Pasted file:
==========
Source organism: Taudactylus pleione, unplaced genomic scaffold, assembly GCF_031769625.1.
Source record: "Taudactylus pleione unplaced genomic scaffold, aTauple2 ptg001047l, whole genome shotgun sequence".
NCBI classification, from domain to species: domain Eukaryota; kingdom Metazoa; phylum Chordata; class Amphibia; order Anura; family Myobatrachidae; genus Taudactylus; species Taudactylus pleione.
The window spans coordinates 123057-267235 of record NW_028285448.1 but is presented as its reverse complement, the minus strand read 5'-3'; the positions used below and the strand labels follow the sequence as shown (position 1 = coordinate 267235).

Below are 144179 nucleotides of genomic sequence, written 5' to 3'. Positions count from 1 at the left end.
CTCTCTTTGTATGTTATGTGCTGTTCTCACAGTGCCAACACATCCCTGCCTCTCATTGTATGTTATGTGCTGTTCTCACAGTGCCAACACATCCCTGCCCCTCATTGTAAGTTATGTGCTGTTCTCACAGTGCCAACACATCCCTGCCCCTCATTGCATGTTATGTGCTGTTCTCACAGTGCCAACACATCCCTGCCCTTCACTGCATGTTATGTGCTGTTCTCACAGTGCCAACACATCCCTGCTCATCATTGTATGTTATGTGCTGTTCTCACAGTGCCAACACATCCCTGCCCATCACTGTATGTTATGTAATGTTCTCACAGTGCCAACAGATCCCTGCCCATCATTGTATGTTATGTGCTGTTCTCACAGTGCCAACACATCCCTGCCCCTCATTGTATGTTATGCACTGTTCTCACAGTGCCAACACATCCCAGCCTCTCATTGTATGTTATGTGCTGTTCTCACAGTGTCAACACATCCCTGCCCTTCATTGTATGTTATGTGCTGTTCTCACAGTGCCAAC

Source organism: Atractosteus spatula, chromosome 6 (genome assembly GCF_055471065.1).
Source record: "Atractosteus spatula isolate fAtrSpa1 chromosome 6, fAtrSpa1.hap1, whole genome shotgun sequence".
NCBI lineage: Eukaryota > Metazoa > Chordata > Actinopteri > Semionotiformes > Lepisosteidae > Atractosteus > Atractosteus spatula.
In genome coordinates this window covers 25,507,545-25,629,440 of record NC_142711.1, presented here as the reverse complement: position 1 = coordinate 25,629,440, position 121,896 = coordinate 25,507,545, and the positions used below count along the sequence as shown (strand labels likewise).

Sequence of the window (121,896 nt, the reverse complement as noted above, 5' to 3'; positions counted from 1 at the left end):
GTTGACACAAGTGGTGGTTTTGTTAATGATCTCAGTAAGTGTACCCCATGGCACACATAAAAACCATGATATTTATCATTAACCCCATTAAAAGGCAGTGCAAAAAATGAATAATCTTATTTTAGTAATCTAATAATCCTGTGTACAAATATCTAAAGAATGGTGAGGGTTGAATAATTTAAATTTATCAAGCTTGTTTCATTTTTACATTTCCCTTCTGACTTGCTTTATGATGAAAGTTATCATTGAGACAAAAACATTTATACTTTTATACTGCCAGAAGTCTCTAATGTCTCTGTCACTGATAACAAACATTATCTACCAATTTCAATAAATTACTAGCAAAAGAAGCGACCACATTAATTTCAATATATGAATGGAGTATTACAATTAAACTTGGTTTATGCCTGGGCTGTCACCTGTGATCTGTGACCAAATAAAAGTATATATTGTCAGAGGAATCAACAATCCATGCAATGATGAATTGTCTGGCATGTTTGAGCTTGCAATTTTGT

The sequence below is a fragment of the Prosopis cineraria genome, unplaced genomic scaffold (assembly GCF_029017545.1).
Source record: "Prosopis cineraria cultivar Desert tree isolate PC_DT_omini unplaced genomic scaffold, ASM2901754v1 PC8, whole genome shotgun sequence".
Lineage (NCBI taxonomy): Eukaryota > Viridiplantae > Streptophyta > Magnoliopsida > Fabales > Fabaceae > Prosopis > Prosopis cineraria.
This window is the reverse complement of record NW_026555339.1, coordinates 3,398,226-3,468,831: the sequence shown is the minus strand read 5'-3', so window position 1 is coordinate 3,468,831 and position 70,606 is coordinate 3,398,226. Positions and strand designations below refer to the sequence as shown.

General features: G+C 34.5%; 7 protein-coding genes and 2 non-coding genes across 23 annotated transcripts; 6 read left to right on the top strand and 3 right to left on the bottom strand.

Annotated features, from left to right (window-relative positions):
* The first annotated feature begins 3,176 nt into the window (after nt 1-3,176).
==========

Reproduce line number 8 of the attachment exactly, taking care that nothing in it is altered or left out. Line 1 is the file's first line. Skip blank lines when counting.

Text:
Source record: "Atractosteus spatula isolate fAtrSpa1 chromosome 6, fAtrSpa1.hap1, whole genome shotgun sequence".